By Kenneth C
Not too long ago I acquired a very nice Remington Model 51 in caliber .380. For those who don’t know the Remington M-51 was one of the ‘top of the line’ semi-automatic personal protection.380 pistols of the 1920s. In the US it’s only true competitor was the Colt .380. The actual production span of the M-51 was short and less than a decade.
The Great Depression played a large role in Remington’s decision to exit the pistol market entirely and thereafter focus on rifles and shotguns. The last Remington M-51 was assembled at Remington out of left over parts and left their factory in 1932.
Picture, unmodified M51
The design is a sleek semi-auto pistol, with a grip angle similar to that of the German Luger. This grip angle makes pointing with it almost instinctual, versus the less steep angle of the Colt and Savage pistols. Most of the M-51s were made in blued steel, as is my own. The gun was largely designed by a man John Browning himself called one of the best gun designers ever, John Pederson. Unlike the Colt, which is a delayed blow-back pistol, in which the slide begins moving rearward at the instant of firing, before the bullet has left the barrel, the M51 is something called a hesitation blow-back, in that the bullet has already left the gun’s barrel before the slide unlatches and begins moving rearward to eject the fired cartridge case (re-cocking the striker in the process), and on returning picking up a new cartridge from the magazine and chambering that next round. Because the chamber pressure is reduced by then, the recoil force of Pederson’s design is much less than that of other contemporary pistols. Although the unlocking mechanism of J. Browning’s pistol has been widely copied by many gun makers (i.e., Colt, Walther, FN, Glock etc.), because Pederson’s design was more expensive to manufacture, no other pistol made used Pederson’s unlocking design for the M-51.
The M51 has 3 different safeties. There is a magazine safety. Removing the magazine makes the gun incapable of firing. There is a grip safety which blocks the internal hammer from movement, unless the gun’s grip is being squeezed. The act of cocking the gun’s hammer moves the grip safety to an outwards position and that locks the hammer. The spring of the grip safety is strong, so a firm grip is needed to fire the gun before the trigger can be pulled. . The third safety is a thumb safety. Positioning it in an up position renders the gun incapable of firing. Flick it down with your thumb and the gun can fire, if the grip is being squeezed and a finger is on the trigger.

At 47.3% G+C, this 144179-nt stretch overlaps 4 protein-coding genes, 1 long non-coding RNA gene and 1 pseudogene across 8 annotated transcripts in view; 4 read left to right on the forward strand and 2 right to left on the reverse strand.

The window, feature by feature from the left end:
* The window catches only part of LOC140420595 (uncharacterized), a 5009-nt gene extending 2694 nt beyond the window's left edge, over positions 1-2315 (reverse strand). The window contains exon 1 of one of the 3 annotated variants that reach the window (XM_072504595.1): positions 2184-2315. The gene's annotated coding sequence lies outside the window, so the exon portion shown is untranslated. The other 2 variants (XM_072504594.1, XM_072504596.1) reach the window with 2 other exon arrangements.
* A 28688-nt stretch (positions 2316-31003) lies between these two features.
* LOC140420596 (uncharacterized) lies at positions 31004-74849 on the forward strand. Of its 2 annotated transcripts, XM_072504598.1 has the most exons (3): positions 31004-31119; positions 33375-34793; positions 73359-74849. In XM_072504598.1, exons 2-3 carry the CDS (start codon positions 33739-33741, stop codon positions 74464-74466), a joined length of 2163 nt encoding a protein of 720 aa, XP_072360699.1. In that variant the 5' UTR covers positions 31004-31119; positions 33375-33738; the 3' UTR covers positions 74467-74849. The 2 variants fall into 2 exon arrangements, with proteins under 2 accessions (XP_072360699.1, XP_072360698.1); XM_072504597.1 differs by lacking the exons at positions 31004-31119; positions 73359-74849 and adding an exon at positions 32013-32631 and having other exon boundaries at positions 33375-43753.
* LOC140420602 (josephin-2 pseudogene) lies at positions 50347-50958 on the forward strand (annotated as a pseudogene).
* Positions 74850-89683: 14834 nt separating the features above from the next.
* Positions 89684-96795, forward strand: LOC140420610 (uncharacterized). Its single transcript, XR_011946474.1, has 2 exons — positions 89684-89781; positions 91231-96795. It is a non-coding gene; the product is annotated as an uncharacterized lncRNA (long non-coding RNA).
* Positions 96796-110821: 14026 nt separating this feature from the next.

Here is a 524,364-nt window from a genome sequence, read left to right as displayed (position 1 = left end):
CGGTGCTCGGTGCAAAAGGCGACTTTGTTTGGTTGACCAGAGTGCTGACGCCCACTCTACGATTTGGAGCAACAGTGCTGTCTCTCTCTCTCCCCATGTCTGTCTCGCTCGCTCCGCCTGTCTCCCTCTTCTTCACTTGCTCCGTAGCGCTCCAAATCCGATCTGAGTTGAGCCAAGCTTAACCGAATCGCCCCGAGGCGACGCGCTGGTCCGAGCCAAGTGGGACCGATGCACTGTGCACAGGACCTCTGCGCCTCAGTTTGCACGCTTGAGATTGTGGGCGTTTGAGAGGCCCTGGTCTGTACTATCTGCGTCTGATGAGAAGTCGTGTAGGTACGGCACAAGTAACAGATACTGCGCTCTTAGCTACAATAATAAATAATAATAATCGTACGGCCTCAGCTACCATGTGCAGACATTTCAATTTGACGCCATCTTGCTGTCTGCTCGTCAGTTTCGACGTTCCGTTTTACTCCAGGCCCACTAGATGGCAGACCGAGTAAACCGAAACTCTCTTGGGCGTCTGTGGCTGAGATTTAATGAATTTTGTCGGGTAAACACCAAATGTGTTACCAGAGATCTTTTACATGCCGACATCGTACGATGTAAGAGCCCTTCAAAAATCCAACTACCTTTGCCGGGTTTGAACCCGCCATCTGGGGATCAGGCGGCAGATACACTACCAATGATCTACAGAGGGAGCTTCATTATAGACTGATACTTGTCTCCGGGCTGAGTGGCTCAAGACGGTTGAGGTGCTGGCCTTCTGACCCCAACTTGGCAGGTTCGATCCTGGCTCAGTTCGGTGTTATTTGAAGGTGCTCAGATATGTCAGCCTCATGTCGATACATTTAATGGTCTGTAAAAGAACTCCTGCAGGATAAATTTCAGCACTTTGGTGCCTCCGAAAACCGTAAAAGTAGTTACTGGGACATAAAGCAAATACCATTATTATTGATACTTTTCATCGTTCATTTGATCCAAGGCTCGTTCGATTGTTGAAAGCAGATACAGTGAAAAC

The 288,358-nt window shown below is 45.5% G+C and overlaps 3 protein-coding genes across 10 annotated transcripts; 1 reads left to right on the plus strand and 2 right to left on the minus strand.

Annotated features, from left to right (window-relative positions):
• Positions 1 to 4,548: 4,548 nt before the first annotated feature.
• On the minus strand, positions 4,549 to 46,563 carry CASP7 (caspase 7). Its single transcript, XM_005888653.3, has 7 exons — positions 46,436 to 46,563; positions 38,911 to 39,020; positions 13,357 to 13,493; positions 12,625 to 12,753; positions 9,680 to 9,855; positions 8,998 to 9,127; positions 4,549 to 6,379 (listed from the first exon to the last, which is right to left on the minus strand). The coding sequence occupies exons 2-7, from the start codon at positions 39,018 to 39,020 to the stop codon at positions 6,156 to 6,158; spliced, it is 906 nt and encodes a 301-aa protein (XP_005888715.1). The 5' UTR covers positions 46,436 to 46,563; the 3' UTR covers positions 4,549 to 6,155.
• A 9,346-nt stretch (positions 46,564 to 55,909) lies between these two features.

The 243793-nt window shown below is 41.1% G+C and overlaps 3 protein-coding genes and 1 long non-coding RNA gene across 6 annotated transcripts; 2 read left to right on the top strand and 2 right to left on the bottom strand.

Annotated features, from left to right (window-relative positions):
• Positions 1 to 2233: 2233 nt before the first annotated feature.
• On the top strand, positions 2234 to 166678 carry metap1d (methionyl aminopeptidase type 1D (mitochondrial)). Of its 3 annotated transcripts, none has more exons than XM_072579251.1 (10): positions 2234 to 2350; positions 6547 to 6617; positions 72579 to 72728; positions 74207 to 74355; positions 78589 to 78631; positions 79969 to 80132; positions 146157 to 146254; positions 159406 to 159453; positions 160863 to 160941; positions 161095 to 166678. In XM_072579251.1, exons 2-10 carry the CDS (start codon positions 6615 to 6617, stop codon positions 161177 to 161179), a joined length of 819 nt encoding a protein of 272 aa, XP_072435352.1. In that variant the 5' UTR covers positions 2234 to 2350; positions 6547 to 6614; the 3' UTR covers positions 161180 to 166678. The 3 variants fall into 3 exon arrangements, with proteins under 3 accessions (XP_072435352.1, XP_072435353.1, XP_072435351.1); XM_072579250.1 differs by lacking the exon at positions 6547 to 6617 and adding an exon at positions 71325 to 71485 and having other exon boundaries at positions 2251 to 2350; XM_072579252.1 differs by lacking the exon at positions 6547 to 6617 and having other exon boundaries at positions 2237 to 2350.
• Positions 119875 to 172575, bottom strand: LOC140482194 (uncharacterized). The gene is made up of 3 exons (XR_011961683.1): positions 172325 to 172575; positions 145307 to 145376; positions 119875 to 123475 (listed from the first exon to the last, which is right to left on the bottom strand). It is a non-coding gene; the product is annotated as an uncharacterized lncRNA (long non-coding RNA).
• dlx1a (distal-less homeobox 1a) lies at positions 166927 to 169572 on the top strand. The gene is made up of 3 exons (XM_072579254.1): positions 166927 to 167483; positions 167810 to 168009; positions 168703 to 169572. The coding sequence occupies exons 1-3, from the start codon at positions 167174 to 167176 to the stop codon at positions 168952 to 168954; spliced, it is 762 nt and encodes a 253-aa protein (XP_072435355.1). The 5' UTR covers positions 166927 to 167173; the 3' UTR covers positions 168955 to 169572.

The three safeties working in combination make the M-51 one of the safest pistols of the pre-WW2 era. The grip angle and ergonomic design also made it one of the best pointing pistols of the 20th century. The superb internal design coupled with experienced craftsmen and good materials to make it with meant the gun was one of the more reliable pistols of the early 20th century. Where this weapon’s design fell down was the sights.
Intended for self defense the sights on the pistol can best be described as vestigial. The front and rear sights were machined into the slide and are a mere bump only 6 hundredths of an inch in height, i.e., 0.06 inches. Needless to say, that is tiny enough to be virtually useless. Today’s pistols often have front and rear sights at least a full tenth of an inch high, sometime 2 or 3 tenths high. This allows the eye of a stressed shooter to use them to acquire a good sight picture before shooting.
There have been many changes in handgun sight technology and handgun shooting techniques since the 1920s. One of the biggest improvements has been in the arena of highly visible front sights, whether it be by inserting a miniature capsule filled with mildly radioactive Tritium gas, i.e., Trijicon sights) into the sight blades so they literally glow (even in the dark), or by the use of fiber optic technology in the form of colored light gathering fibers that collect ambient light and display it in the direction of the shooter, they are improvements.
So there I was looking at my little M51 and bemoaning that the poor sights Remington attached to it made it obsolete before it’s time. Then I suddenly realized the top of the pistol’s slide, like the Walther PPK was machined by Remington essentially flat. As flat as the barrel rib of many shotguns, for which many forms of fiber optic sights are readily available. In as much as I own several different makes of shotguns and had acquired several different makes and colors of Fiber Optic front sights for them to replace the factory bead, I suddenly remembered I had a good assortment of them and one or two of them might even be appropriate in size for the top of the M-51 slide. I began to paw through my selection and quickly found one (I had acquired it at a Walmart) that seemed almost perfect.